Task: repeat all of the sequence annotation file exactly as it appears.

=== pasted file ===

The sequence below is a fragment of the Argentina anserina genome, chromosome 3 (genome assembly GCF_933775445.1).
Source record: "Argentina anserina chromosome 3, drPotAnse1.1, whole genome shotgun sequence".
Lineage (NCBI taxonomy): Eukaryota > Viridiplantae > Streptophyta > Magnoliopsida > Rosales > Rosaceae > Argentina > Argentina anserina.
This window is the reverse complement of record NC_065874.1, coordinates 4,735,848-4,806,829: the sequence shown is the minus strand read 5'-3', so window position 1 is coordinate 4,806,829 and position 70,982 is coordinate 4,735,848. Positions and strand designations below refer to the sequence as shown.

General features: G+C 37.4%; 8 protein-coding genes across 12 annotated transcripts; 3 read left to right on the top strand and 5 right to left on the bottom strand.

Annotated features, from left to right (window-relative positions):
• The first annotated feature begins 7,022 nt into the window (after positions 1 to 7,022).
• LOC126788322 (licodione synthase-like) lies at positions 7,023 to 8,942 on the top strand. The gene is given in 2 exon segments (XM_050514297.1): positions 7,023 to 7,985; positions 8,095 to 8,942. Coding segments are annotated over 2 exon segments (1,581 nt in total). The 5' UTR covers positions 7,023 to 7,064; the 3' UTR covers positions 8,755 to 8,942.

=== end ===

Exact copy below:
The sequence below is a fragment of the Argentina anserina genome, chromosome 3 (genome assembly GCF_933775445.1).
Source record: "Argentina anserina chromosome 3, drPotAnse1.1, whole genome shotgun sequence".
Lineage (NCBI taxonomy): Eukaryota > Viridiplantae > Streptophyta > Magnoliopsida > Rosales > Rosaceae > Argentina > Argentina anserina.
This window is the reverse complement of record NC_065874.1, coordinates 4,735,848-4,806,829: the sequence shown is the minus strand read 5'-3', so window position 1 is coordinate 4,806,829 and position 70,982 is coordinate 4,735,848. Positions and strand designations below refer to the sequence as shown.

General features: G+C 37.4%; 8 protein-coding genes across 12 annotated transcripts; 3 read left to right on the top strand and 5 right to left on the bottom strand.

Annotated features, from left to right (window-relative positions):
• The first annotated feature begins 7,022 nt into the window (after positions 1 to 7,022).
• LOC126788322 (licodione synthase-like) lies at positions 7,023 to 8,942 on the top strand. The gene is given in 2 exon segments (XM_050514297.1): positions 7,023 to 7,985; positions 8,095 to 8,942. Coding segments are annotated over 2 exon segments (1,581 nt in total). The 5' UTR covers positions 7,023 to 7,064; the 3' UTR covers positions 8,755 to 8,942.